Sexual assault at military academies increased by almost 50% last year, and this is unacceptable
Although movements like #MeToo and Time’s Up have raised awareness about sexual harassment and assault, we still have a long way to go. Case in point: According to The New York Times, a survey from the Department of Defense published on January 31st found that unreported instances of sexual assault at military academies increased by almost 50% during the 2017-2018 school year.
The survey is conducted biennially, examining data from the United States Military Academy at West Point, the United States Naval Academy, and the United States Air Force Academy. The cases included in the survey were designated as “unwanted sexual contact,” which ranges from groping to rape. While there were 507 cases in 2015-2016, that number rose to 747 in 2017-2018. However, reported instances of sexual assault increased by less than 5%, with 112 reported in 2015-2016 and 117 reported in 2017-2018.
The survey also found that the number of assaults at West Point and the Air Force Academy increased, while the number of instances at the Naval Academy remained about the same. Across all three military academies, about 15.8% of female students and 2.4% of male students were sexually assaulted. Additionally, roughly 50% of female students and 16% of male students experienced sexual harassment during the school year. However, although the pervasiveness of sexual harassment didn’t decrease, fewer cadets and midshipmen made sexual harassment complaints.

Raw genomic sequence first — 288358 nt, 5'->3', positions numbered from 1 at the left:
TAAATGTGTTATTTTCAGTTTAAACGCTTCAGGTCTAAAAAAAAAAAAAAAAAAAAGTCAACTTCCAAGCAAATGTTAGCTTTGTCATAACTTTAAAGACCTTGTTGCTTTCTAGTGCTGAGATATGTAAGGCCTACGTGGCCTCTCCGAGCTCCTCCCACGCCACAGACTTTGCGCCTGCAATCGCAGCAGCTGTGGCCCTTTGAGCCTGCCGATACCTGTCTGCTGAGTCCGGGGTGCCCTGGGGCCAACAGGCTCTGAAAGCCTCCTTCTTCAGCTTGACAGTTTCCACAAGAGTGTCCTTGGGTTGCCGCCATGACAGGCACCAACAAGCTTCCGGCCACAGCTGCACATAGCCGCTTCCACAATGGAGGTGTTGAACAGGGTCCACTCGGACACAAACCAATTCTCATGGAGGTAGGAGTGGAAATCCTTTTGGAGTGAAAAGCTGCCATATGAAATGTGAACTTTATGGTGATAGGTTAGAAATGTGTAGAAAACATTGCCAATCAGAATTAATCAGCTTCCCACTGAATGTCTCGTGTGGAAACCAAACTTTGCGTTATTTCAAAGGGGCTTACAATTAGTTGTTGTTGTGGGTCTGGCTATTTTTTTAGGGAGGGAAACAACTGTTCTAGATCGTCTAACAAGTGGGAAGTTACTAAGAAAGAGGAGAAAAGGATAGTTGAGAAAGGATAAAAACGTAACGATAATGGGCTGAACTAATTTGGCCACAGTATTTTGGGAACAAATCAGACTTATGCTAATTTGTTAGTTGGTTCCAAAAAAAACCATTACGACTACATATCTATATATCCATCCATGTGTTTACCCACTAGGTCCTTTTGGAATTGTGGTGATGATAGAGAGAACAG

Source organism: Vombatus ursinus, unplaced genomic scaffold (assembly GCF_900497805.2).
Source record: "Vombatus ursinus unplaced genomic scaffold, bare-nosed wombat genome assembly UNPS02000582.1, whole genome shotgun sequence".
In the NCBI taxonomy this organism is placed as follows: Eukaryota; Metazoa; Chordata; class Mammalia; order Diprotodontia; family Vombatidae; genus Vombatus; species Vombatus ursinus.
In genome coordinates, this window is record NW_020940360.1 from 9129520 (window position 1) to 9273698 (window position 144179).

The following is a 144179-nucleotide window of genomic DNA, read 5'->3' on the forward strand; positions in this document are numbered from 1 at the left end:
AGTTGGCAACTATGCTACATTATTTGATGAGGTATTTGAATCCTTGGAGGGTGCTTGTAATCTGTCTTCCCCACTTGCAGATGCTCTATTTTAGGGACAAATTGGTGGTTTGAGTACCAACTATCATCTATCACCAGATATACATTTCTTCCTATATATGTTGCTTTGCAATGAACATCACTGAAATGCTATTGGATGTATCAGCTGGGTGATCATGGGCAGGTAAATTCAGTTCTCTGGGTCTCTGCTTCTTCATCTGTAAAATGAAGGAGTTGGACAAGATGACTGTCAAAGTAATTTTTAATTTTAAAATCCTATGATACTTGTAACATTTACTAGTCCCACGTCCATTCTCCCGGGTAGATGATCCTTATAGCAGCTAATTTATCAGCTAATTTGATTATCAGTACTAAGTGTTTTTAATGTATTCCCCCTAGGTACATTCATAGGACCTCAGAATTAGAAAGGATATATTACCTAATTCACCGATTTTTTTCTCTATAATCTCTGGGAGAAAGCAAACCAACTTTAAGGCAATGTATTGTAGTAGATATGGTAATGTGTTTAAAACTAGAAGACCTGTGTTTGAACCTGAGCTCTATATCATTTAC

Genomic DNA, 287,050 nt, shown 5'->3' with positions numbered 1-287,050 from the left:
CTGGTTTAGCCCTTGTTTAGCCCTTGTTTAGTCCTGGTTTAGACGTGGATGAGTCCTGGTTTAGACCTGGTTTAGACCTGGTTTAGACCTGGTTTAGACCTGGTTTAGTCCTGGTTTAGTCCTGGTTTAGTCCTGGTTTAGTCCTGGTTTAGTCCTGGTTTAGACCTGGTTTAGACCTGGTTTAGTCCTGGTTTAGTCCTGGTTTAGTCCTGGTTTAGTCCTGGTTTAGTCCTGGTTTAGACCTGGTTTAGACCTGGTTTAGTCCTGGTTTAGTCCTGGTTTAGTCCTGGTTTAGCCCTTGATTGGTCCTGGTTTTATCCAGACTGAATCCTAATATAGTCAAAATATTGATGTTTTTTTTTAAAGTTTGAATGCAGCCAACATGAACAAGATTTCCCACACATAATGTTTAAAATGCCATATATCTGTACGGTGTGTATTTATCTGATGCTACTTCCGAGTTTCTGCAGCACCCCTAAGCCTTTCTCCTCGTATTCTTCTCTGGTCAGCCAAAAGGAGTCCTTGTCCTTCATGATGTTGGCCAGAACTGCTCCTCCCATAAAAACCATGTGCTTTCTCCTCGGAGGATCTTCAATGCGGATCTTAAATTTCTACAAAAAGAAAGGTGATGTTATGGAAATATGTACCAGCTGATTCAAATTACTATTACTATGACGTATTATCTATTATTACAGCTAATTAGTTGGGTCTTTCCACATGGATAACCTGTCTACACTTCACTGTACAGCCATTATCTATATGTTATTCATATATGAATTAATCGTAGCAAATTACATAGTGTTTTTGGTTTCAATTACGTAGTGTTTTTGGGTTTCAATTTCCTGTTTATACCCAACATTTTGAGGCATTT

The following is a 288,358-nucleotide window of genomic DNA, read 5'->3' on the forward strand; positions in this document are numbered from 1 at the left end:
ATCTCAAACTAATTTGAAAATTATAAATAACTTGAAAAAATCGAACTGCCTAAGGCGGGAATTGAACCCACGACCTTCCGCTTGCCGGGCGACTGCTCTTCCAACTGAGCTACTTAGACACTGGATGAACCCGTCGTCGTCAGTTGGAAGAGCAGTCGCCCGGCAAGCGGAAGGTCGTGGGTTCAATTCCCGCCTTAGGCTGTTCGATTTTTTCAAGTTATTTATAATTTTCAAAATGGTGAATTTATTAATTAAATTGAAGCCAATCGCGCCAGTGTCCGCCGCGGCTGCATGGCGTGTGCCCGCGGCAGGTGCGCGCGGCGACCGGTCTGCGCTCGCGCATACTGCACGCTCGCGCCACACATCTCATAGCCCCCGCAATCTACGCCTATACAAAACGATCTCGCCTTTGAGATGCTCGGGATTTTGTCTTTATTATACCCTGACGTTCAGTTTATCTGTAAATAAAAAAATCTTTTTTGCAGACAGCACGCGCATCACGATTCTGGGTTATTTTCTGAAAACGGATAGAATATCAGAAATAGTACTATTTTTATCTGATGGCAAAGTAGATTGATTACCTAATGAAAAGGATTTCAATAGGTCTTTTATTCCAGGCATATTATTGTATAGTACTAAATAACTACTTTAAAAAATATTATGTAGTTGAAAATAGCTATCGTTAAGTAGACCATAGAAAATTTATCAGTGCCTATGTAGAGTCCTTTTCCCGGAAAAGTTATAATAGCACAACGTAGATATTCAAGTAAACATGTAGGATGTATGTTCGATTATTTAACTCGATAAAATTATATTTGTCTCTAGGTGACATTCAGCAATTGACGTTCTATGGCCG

Don Christensen, the former top prosecutor for the Air Force and the president of Protect Our Defenders, which works to protect victims of sexual assault in the military, told USA Today that the report showed a “cultural problem at the academies.”
Secretary of the Army Mark T. Esper and Chief of Staff of the Army General Mark A. Milley called the report “troubling and disappointing” in a statement.
This new report is yet another reminder of how urgently we need to address sexual assault and harassment, and how systems and institutions—not just individual people—need to make concrete change.